Voting for the right face
Can we predict how many votes political candidates will receive purely from their face?
That was a question asked by Nicholas Rule of Tufts University in Boston. Along with his colleagues at Pennsylvania State University and the University of Kyoto, he conducted a series of experiments in which naive observers from the US and Japan rated the personality characteristics of candidates in the 2006 election of the US Senate and the 2000 election of Japan’s House of Representatives. Raters judged how competent, dominant, mature, likeable, trustworthy and attractive each candidate appeared.
The researchers found that a combined measure of dominance and facial maturity, which they called the Power Composite, was related to the number of votes the American candidates received. Candidates who appeared more powerful received more votes. The results were the same regardless of whether the raters were American or Japanese.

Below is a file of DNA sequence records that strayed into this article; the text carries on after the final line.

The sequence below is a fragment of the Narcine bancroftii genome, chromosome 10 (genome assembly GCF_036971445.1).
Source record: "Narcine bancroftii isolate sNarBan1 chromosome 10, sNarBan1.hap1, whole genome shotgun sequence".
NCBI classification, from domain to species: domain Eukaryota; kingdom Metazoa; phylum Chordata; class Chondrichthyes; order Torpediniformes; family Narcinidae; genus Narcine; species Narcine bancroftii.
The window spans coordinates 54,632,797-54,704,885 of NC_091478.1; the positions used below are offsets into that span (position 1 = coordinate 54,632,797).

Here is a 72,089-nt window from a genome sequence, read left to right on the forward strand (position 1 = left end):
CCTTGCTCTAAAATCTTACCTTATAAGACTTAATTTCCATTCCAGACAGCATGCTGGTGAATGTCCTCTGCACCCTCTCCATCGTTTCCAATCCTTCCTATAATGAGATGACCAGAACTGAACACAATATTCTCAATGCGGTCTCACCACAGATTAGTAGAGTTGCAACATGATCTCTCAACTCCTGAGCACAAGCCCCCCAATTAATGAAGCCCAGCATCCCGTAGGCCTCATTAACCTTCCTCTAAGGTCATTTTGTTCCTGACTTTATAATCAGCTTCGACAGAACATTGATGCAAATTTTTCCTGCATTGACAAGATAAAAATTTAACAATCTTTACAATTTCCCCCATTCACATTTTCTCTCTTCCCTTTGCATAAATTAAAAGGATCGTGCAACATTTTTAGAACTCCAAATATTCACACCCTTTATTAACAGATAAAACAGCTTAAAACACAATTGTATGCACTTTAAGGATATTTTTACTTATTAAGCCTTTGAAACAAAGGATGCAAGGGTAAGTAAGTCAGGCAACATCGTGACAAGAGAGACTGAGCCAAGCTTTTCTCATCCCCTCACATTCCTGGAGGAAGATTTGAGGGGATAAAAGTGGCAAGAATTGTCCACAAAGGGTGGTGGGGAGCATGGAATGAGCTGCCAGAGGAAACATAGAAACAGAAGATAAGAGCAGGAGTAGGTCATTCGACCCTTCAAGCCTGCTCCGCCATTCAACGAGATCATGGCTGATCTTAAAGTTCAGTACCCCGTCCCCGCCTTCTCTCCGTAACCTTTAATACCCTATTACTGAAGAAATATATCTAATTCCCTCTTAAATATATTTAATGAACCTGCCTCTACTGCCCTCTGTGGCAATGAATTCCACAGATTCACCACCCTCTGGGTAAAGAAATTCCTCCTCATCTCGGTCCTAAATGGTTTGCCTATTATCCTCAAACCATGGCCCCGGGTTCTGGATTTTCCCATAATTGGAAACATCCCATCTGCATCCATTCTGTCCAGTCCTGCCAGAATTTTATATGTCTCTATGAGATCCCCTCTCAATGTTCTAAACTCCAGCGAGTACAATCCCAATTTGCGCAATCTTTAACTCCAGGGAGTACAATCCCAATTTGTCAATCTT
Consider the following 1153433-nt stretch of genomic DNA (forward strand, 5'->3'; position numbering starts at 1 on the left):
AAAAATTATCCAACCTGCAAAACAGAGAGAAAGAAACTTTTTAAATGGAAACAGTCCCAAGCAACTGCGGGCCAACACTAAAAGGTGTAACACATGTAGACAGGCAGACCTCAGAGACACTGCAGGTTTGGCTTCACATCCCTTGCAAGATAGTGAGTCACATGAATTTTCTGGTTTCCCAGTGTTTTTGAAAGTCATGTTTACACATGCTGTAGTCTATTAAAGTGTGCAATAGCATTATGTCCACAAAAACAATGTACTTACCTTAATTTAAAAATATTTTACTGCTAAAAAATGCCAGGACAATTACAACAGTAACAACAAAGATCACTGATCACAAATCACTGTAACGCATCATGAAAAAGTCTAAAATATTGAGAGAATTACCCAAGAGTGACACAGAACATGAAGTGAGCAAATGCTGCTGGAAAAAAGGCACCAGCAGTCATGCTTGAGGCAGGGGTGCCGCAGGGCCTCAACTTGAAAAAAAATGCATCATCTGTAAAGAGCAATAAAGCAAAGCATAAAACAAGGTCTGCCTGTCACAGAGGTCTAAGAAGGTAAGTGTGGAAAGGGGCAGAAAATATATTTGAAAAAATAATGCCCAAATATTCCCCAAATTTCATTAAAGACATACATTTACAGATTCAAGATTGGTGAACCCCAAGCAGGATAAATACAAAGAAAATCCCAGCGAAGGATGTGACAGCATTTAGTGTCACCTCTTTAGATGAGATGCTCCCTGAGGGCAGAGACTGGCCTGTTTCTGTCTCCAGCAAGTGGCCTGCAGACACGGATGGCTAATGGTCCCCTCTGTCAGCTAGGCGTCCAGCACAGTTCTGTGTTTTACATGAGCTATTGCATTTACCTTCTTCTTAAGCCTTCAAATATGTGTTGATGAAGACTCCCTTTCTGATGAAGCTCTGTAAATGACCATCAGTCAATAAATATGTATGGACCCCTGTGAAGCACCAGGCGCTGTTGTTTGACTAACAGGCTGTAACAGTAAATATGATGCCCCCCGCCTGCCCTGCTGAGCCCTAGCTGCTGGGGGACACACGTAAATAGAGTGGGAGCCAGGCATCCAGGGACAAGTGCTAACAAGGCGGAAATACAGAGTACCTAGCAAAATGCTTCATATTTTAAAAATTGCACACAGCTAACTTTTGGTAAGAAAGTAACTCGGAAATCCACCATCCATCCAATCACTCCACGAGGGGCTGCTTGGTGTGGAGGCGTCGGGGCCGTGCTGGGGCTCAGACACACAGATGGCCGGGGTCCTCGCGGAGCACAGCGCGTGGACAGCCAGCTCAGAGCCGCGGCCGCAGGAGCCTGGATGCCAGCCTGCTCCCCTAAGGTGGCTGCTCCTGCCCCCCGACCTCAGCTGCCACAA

When Japanese candidates were considered, those who appeared more warm — those who were seen as more likeable and trustworthy — were the ones who received more votes, which suggests that the traits that Japanese and American voters look for in their leaders are different.
Interestingly, candidates didn’t receive more votes if they were seen as more attractive, a fact that I imagine some of the candidates in the upcoming UK elections will find distinctly reassuring.
Rule, N. O., Arnbady, N., Adams, R. B., Ozono, H., Nakashima, S., Yoshikawa, S., & Watabe, M. (2010). Polling the Face: Prediction and Consensus Across Cultures. Journal of Personality and Social Psychology, 98(1), 1–15. Read summary